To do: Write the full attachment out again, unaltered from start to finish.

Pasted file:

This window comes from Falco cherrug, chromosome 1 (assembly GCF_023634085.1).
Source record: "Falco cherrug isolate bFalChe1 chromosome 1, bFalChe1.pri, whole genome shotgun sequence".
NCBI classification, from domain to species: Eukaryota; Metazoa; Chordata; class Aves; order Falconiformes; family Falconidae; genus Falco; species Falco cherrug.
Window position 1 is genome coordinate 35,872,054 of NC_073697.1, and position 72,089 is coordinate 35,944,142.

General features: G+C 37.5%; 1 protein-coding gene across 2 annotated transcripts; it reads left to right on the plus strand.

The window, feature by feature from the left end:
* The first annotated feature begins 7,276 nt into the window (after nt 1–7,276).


This window comes from Falco cherrug, chromosome 1 (assembly GCF_023634085.1).
Source record: "Falco cherrug isolate bFalChe1 chromosome 1, bFalChe1.pri, whole genome shotgun sequence".
NCBI classification, from domain to species: Eukaryota; Metazoa; Chordata; class Aves; order Falconiformes; family Falconidae; genus Falco; species Falco cherrug.
Window position 1 is genome coordinate 35,872,054 of NC_073697.1, and position 72,089 is coordinate 35,944,142.

General features: G+C 37.5%; 1 protein-coding gene across 2 annotated transcripts; it reads left to right on the plus strand.

The window, feature by feature from the left end:
* The first annotated feature begins 7,276 nt into the window (after nt 1–7,276).